You also claim that McI and McK only looked at statistical problems with Hockey Stick paper and that you looked at methodical problems. Speaking only as an interested layman, I do not think your claim obtains. McI and McK criticized Mann’s selection of the bristlecone pine series, an issue you agree may be valid but have not researched yourselves. But you then go on to make the strange claim that no one else has researched the issue either. This is hardly accurate since the U.S. NRC published a report (at the request of Congress) agreeing that bristlecone pine series is not a temperature proxy and should not be used.

    You also proclaim yourselves satisfied with what has been achieved ‘€” an open debate. I find this most surprising of all, because I am completely unsatisfied. The temperature reconstructions in 4AR all continue to use the bristlecone pine series.

    Perhaps most unsatisfying to me is the lack of accountability in the science community. As you know, Dr. Mann withheld results of validation tests in a subdirectory called “BACKTO_1400-CENSORED” that were contrary to his conclusions. According to published reports, the folder showed Mann knew his method did not get a hockey stick shape without the bristlecone pine series. Despite this knowledge, Mann made claims that his method was robust and not dependent on any particular proxy. If the science community does not have any ways to insure honesty in science, what credibility does anyone’s work really have?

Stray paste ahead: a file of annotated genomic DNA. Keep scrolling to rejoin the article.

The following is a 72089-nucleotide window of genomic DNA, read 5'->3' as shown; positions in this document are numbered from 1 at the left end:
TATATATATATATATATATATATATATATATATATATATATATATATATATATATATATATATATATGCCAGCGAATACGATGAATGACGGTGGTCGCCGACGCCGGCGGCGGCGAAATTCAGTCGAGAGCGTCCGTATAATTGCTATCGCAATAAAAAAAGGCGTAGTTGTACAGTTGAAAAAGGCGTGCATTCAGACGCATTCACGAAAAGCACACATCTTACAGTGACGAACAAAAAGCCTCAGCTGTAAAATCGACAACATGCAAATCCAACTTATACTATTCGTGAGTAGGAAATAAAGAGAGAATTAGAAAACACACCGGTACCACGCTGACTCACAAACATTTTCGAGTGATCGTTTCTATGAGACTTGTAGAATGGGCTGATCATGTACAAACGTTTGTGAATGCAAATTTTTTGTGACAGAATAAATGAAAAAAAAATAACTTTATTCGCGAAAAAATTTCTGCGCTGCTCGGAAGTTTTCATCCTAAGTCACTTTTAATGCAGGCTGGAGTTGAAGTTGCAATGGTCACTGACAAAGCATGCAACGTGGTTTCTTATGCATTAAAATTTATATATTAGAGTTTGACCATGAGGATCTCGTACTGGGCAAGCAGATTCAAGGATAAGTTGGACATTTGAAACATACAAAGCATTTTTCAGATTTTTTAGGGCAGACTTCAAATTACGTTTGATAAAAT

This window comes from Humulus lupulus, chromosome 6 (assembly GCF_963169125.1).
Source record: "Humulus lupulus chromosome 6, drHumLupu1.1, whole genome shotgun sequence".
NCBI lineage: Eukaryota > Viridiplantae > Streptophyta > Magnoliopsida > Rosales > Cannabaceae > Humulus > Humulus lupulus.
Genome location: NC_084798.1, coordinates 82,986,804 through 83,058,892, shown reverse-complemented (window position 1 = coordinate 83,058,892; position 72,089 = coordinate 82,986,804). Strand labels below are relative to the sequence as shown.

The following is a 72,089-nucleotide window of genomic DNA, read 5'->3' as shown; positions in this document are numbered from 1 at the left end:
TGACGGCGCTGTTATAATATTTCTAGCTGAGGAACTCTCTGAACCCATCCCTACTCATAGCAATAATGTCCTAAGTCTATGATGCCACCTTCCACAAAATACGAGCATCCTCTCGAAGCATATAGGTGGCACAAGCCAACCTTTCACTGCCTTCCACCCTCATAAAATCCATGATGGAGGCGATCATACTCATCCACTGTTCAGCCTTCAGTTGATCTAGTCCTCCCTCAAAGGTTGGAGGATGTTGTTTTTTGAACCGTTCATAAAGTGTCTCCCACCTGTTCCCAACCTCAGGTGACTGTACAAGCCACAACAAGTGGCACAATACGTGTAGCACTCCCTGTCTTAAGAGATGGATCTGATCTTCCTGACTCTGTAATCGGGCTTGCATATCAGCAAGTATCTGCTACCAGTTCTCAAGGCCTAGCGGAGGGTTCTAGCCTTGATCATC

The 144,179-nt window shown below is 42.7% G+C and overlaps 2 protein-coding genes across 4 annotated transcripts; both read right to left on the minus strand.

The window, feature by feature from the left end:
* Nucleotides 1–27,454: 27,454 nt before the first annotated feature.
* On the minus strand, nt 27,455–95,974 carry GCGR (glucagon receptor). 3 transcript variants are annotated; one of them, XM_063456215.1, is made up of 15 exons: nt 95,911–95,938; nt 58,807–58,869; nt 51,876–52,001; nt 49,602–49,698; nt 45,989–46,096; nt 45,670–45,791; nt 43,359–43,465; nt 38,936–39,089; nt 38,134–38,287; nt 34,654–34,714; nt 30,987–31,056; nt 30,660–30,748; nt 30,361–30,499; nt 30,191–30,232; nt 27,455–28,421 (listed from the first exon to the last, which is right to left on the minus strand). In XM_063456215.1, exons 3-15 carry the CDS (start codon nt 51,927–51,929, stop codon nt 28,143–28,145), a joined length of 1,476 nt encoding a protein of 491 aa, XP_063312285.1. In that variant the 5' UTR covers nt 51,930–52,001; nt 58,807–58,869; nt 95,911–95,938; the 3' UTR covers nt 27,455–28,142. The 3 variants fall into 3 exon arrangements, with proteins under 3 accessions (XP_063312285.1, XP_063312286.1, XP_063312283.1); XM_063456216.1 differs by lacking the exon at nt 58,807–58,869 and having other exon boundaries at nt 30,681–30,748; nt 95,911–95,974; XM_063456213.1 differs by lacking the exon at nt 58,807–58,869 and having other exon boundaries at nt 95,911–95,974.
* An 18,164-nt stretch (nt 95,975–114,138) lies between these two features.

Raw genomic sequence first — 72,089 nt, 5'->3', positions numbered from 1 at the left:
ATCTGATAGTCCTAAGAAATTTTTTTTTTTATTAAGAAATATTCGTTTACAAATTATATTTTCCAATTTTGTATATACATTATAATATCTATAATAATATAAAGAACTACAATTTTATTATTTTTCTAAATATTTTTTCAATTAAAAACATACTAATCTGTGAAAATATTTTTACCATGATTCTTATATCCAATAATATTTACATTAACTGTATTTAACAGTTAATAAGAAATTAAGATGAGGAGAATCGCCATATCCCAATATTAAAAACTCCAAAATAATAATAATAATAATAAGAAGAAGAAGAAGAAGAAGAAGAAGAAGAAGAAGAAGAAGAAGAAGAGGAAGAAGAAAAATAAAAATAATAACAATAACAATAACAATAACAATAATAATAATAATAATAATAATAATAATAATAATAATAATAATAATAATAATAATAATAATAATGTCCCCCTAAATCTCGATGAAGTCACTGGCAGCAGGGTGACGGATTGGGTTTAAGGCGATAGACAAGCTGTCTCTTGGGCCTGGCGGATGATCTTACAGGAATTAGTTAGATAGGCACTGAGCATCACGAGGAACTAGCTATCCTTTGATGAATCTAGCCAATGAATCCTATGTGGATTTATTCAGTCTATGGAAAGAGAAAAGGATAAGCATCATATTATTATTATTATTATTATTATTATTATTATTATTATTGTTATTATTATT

14. Ron Cram
    Posted May 15, 2007 at 11:10 AM | Permalink

    I cannot post and do not know why.

  15. Posted May 15, 2007 at 11:26 AM | Permalink

    Great post Ron. They can’t handle the truth about human (N)ature.

  16. Posted May 15, 2007 at 12:06 PM | Permalink

    Steve: it was a strategic error to blog that you’d had an invitation. My guess is that Nature doesn’t want to expose so much of their thinking process behind what is and isn’t published. They want the finished copy to appear as if by magic like it was the result of one big happy family or a single group mind. When you expose “Nature told me this” sort of details, it invites bickering and dissent and second-guessing over their process. They probably had 50 scientists write in to whine about why Nature didn’t ask *them* to submit a comment on the subject at the same time they asked you.

    If you’d kept silent until the piece was submitted and published, they wouldn’t have had so much occasion for second thoughts.

  17. Posted May 15, 2007 at 12:19 PM | Permalink

    Firstly, why don’t you write to them and ask them whether they can give you a written assurance that they have received no representations from third parties asking them to withdraw the invitation.

    Secondly, you could ask whether they would consider allowing you to write a post on some other topic that hasn’t been “hashed out at length elsewhere”. This is the least they could do, given the “inconvenience” they have caused by withdrawing the invitation.

    And lastly, you might also ask why they think that their blog was becoming dominated by Hockey Stick comments, when there were a maximum of three such comments between their issuing the invitation on the 10th and withdrawing it on the 15th.